|Publication number||US5456293 A|
|Application number||US 08/283,533|
|Publication date||Oct 10, 1995|
|Filing date||Aug 1, 1994|
|Priority date||Aug 1, 1994|
|Publication number||08283533, 283533, US 5456293 A, US 5456293A, US-A-5456293, US5456293 A, US5456293A|
|Inventors||Volker Ostermayer, Scott Quigley|
|Original Assignee||Wangner Systems Corporation|
|Export Citation||BiBTeX, EndNote, RefMan|
|Patent Citations (8), Referenced by (74), Classifications (9), Legal Events (5)|
|External Links: USPTO, USPTO Assignment, Espacenet|
This invention relates to papermaking fabrics for papermaking machines which include forming fabrics, backing fabrics and drying and imprinting fabrics. Particular emphasis is directed to drying and imprinting fabrics producing paper having arrays of uncompressed and compressed zones. Such paper after being creped is characterized by relatively high bulk and improved machine direction and cross machine direction fiber ratio, reduced flexural rigidity and improved strength.
Numerous attempts have been made to provide a papermaking fabric capable of producing a paper product with increased bulk which provides for a softer and more absorbent product. Combined with increased bulk, the product must include improved flexibility while maintaining acceptable or improved strength. Early efforts to provide such a papermaking fabric are disclosed in U.S. Pat. No. 3,301,746 which discloses the use of square, diagonal, twill and semi-twill weaves. Another early effort is disclosed in U.S. Pat. No. 3,974,025 which discloses using the back surfaces of heretofore known papermaking fabrics. Another development in papermaking fabrics is disclosed in U.S. Pat. No. 4,239,065 to Trokham. This patent discloses a papermaker's fabric having a forming surface comprised of successive diagonal rows of coplanar crossovers forming individual pockets across and along the length of the fabric. U.S. Pat. No. 5,228,482 discloses a paper forming fabric similar to that of Trokham. Here the crossovers forming the successive rows of pockets are multi-planar.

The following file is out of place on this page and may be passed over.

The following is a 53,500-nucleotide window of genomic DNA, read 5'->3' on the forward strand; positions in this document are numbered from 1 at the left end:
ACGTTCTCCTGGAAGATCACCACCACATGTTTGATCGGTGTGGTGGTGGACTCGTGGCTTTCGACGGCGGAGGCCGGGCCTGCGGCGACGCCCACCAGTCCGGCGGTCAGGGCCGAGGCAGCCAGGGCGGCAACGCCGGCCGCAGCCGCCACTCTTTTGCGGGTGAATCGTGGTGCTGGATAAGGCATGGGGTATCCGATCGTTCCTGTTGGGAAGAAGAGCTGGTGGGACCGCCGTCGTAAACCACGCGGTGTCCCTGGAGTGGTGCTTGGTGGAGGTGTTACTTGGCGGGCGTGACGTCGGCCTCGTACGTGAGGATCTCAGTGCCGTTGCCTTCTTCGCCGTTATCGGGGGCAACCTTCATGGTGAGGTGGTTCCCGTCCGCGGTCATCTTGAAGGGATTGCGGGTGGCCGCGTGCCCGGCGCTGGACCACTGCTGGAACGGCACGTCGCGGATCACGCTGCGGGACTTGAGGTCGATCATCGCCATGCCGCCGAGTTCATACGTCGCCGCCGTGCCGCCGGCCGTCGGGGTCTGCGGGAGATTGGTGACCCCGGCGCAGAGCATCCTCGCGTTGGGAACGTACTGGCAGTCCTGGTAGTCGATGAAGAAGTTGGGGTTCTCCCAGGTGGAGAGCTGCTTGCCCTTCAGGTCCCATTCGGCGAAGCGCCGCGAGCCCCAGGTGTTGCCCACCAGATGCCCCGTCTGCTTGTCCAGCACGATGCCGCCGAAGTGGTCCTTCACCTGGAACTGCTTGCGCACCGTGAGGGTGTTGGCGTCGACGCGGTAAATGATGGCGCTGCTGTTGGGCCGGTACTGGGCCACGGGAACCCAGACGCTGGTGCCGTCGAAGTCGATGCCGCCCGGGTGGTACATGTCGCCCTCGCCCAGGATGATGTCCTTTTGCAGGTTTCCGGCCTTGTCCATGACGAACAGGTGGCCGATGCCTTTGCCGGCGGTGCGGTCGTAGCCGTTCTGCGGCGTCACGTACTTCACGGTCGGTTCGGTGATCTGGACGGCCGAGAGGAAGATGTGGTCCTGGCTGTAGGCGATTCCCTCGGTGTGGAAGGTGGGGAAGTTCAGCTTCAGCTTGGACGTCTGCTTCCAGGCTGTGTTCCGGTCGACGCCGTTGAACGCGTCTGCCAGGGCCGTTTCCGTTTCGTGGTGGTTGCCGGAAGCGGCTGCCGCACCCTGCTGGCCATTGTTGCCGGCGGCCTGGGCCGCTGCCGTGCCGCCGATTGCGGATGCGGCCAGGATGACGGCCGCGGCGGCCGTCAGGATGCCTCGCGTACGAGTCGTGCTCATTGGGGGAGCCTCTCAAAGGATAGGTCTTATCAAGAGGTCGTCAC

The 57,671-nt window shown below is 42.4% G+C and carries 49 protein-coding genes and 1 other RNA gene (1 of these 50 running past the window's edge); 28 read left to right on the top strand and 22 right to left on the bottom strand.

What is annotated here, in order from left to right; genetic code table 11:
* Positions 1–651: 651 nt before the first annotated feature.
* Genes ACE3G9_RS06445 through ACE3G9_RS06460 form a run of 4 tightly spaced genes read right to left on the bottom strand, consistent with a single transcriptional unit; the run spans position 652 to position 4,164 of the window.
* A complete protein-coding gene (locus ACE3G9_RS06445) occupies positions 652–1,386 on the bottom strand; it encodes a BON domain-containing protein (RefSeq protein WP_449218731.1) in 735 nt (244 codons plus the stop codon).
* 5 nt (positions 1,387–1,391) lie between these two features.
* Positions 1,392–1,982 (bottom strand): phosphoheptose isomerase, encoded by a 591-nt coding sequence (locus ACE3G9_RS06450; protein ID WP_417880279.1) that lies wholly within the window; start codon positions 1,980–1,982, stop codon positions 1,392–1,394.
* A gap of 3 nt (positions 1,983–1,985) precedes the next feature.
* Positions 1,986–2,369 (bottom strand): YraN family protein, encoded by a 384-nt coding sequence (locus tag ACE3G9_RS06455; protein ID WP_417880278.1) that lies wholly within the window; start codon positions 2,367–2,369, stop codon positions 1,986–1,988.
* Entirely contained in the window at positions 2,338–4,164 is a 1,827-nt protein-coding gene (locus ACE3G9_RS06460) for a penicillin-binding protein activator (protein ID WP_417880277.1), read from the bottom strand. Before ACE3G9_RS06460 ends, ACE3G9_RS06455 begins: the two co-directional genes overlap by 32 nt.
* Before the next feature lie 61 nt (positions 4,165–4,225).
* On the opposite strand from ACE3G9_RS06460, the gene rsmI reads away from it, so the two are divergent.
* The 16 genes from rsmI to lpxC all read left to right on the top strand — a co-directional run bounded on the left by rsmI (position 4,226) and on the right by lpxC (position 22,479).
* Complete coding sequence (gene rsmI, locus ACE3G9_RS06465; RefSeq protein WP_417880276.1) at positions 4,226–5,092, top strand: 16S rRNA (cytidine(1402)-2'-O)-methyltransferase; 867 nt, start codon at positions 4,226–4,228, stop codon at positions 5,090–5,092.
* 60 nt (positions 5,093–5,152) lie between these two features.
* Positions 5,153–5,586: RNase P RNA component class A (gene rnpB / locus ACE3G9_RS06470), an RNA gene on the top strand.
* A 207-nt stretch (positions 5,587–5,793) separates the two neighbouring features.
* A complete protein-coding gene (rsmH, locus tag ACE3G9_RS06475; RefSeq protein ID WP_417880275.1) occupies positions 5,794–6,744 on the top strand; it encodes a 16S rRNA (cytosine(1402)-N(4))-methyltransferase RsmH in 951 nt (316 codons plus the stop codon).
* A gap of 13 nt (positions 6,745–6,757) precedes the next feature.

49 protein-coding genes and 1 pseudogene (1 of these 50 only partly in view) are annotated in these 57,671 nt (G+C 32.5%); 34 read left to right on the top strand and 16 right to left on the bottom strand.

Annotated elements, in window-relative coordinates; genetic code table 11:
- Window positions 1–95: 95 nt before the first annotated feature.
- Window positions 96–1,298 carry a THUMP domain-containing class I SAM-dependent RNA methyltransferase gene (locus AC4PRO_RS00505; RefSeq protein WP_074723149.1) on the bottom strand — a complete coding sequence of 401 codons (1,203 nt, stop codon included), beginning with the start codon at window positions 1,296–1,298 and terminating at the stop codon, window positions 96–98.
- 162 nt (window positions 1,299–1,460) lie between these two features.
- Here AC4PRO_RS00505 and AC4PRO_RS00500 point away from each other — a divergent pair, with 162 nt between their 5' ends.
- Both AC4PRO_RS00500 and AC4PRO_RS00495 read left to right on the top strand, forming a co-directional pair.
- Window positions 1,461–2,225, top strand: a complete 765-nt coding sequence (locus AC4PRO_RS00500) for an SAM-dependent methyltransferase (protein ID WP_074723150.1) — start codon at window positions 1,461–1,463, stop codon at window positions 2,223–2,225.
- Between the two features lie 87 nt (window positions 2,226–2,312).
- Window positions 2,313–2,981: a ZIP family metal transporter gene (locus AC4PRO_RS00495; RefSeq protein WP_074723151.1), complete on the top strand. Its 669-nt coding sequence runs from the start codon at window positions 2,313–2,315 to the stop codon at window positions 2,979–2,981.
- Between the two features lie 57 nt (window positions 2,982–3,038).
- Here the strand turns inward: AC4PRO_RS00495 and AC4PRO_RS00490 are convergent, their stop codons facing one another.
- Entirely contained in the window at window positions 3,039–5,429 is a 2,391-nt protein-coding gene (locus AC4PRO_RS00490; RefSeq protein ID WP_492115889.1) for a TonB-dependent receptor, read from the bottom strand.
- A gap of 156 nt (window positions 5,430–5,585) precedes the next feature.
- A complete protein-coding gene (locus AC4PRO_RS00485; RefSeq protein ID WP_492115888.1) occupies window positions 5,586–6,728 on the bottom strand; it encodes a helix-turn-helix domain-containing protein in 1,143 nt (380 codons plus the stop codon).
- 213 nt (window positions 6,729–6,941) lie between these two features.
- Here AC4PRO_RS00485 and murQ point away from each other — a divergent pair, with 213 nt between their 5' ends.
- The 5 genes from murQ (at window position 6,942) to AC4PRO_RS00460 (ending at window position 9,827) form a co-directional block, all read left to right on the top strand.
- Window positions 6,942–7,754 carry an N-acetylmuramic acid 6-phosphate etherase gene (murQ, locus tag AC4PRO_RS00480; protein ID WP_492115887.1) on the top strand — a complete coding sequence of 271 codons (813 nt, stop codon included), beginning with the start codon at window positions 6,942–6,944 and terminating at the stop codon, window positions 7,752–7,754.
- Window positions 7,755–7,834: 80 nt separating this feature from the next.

These earlier patents disclose papermaking fabrics which produce paper having successive rows of pillows or uncompressed areas surrounded by lineaments of compressed areas. The rows of pillows and lineaments are arranged to extend transverse or diagonally of the paper.
Accordingly, an object of the instant invention is to provide a papermaking fabric capable of producing paper of high bulk and reduced rigidity.
Another object of the invention is to provide a papermaking fabric capable of producing paper of increased softness and absorbability.
A further object of the invention is to provide a paper imprinting fabric which produces paper having broken and discontinuous compressed lineaments over its surface.
A further object of the invention is to provide a papermaking fabric having a product support surface which produces uniform fiber orientation.
A further object of the invention is to provide a paper forming fabric having a paper product support surface having deep, well defined pockets and troughs extending transversely along and across the support surface.
A further object of the invention is to provide a papermaking fabric having improved stability.